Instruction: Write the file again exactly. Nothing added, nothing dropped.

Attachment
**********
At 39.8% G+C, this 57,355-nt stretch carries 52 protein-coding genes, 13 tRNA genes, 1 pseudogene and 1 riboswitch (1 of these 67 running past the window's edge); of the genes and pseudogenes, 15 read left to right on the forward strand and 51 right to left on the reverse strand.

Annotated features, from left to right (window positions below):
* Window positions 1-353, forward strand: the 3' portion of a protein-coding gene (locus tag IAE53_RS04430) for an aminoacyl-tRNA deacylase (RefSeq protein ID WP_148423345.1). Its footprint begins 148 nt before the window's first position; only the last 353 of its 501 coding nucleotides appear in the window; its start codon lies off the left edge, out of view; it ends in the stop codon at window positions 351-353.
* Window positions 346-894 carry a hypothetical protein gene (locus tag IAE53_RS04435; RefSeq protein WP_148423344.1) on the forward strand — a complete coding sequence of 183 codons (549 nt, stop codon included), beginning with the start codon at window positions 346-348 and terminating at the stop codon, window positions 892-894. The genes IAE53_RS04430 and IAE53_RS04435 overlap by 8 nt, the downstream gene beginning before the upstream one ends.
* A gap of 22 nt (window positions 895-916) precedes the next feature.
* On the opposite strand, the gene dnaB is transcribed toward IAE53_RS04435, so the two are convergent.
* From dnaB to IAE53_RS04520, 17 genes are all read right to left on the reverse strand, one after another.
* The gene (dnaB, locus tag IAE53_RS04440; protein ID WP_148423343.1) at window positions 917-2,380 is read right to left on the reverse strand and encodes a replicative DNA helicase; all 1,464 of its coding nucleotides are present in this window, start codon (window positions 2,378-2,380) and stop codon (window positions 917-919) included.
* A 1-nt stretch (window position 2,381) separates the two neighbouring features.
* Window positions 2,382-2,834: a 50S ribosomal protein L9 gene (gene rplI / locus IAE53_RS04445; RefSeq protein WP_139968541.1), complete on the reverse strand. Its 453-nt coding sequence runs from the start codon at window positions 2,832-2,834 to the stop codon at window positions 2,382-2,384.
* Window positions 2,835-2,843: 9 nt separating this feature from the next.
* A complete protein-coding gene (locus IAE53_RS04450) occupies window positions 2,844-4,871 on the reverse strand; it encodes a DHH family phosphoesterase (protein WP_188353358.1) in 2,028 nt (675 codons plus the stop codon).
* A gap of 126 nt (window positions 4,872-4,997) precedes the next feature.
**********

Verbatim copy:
At 39.8% G+C, this 57,355-nt stretch carries 52 protein-coding genes, 13 tRNA genes, 1 pseudogene and 1 riboswitch (1 of these 67 running past the window's edge); of the genes and pseudogenes, 15 read left to right on the forward strand and 51 right to left on the reverse strand.

Annotated features, from left to right (window positions below):
* Window positions 1-353, forward strand: the 3' portion of a protein-coding gene (locus tag IAE53_RS04430) for an aminoacyl-tRNA deacylase (RefSeq protein ID WP_148423345.1). Its footprint begins 148 nt before the window's first position; only the last 353 of its 501 coding nucleotides appear in the window; its start codon lies off the left edge, out of view; it ends in the stop codon at window positions 351-353.
* Window positions 346-894 carry a hypothetical protein gene (locus tag IAE53_RS04435; RefSeq protein WP_148423344.1) on the forward strand — a complete coding sequence of 183 codons (549 nt, stop codon included), beginning with the start codon at window positions 346-348 and terminating at the stop codon, window positions 892-894. The genes IAE53_RS04430 and IAE53_RS04435 overlap by 8 nt, the downstream gene beginning before the upstream one ends.
* A gap of 22 nt (window positions 895-916) precedes the next feature.
* On the opposite strand, the gene dnaB is transcribed toward IAE53_RS04435, so the two are convergent.
* From dnaB to IAE53_RS04520, 17 genes are all read right to left on the reverse strand, one after another.
* The gene (dnaB, locus tag IAE53_RS04440; protein ID WP_148423343.1) at window positions 917-2,380 is read right to left on the reverse strand and encodes a replicative DNA helicase; all 1,464 of its coding nucleotides are present in this window, start codon (window positions 2,378-2,380) and stop codon (window positions 917-919) included.
* A 1-nt stretch (window position 2,381) separates the two neighbouring features.
* Window positions 2,382-2,834: a 50S ribosomal protein L9 gene (gene rplI / locus IAE53_RS04445; RefSeq protein WP_139968541.1), complete on the reverse strand. Its 453-nt coding sequence runs from the start codon at window positions 2,832-2,834 to the stop codon at window positions 2,382-2,384.
* Window positions 2,835-2,843: 9 nt separating this feature from the next.
* A complete protein-coding gene (locus IAE53_RS04450) occupies window positions 2,844-4,871 on the reverse strand; it encodes a DHH family phosphoesterase (protein WP_188353358.1) in 2,028 nt (675 codons plus the stop codon).
* A gap of 126 nt (window positions 4,872-4,997) precedes the next feature.